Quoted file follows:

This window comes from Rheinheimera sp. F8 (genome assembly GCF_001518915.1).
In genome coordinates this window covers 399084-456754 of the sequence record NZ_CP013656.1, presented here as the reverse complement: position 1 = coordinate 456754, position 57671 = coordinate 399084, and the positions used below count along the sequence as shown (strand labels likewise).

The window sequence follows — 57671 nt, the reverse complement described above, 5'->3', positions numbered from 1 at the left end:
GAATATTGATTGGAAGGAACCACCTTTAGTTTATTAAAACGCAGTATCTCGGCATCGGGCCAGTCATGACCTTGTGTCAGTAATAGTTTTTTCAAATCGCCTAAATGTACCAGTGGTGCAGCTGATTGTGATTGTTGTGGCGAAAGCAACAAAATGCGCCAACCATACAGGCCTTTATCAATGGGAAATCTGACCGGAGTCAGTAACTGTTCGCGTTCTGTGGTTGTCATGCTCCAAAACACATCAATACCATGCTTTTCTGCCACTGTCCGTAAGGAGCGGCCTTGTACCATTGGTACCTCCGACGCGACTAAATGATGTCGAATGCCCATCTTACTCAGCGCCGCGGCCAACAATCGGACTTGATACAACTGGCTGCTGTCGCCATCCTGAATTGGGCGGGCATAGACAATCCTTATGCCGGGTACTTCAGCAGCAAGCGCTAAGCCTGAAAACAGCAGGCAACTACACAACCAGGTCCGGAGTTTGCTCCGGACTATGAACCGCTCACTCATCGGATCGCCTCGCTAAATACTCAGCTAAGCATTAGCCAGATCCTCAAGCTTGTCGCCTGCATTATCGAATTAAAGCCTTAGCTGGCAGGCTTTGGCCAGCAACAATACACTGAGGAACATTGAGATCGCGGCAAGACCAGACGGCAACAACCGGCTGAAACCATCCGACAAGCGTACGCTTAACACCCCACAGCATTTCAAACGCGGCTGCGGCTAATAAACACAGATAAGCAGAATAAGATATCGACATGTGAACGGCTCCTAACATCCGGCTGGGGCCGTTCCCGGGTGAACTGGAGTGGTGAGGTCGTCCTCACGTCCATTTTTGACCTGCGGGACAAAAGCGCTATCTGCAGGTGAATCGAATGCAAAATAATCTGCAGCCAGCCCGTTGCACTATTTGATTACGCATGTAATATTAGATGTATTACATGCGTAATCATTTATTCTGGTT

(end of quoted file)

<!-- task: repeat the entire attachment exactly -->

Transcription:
This window comes from Rheinheimera sp. F8 (genome assembly GCF_001518915.1).
In genome coordinates this window covers 399084-456754 of the sequence record NZ_CP013656.1, presented here as the reverse complement: position 1 = coordinate 456754, position 57671 = coordinate 399084, and the positions used below count along the sequence as shown (strand labels likewise).

The window sequence follows — 57671 nt, the reverse complement described above, 5'->3', positions numbered from 1 at the left end:
GAATATTGATTGGAAGGAACCACCTTTAGTTTATTAAAACGCAGTATCTCGGCATCGGGCCAGTCATGACCTTGTGTCAGTAATAGTTTTTTCAAATCGCCTAAATGTACCAGTGGTGCAGCTGATTGTGATTGTTGTGGCGAAAGCAACAAAATGCGCCAACCATACAGGCCTTTATCAATGGGAAATCTGACCGGAGTCAGTAACTGTTCGCGTTCTGTGGTTGTCATGCTCCAAAACACATCAATACCATGCTTTTCTGCCACTGTCCGTAAGGAGCGGCCTTGTACCATTGGTACCTCCGACGCGACTAAATGATGTCGAATGCCCATCTTACTCAGCGCCGCGGCCAACAATCGGACTTGATACAACTGGCTGCTGTCGCCATCCTGAATTGGGCGGGCATAGACAATCCTTATGCCGGGTACTTCAGCAGCAAGCGCTAAGCCTGAAAACAGCAGGCAACTACACAACCAGGTCCGGAGTTTGCTCCGGACTATGAACCGCTCACTCATCGGATCGCCTCGCTAAATACTCAGCTAAGCATTAGCCAGATCCTCAAGCTTGTCGCCTGCATTATCGAATTAAAGCCTTAGCTGGCAGGCTTTGGCCAGCAACAATACACTGAGGAACATTGAGATCGCGGCAAGACCAGACGGCAACAACCGGCTGAAACCATCCGACAAGCGTACGCTTAACACCCCACAGCATTTCAAACGCGGCTGCGGCTAATAAACACAGATAAGCAGAATAAGATATCGACATGTGAACGGCTCCTAACATCCGGCTGGGGCCGTTCCCGGGTGAACTGGAGTGGTGAGGTCGTCCTCACGTCCATTTTTGACCTGCGGGACAAAAGCGCTATCTGCAGGTGAATCGAATGCAAAATAATCTGCAGCCAGCCCGTTGCACTATTTGATTACGCATGTAATATTAGATGTATTACATGCGTAATCATTTATTCTGGTT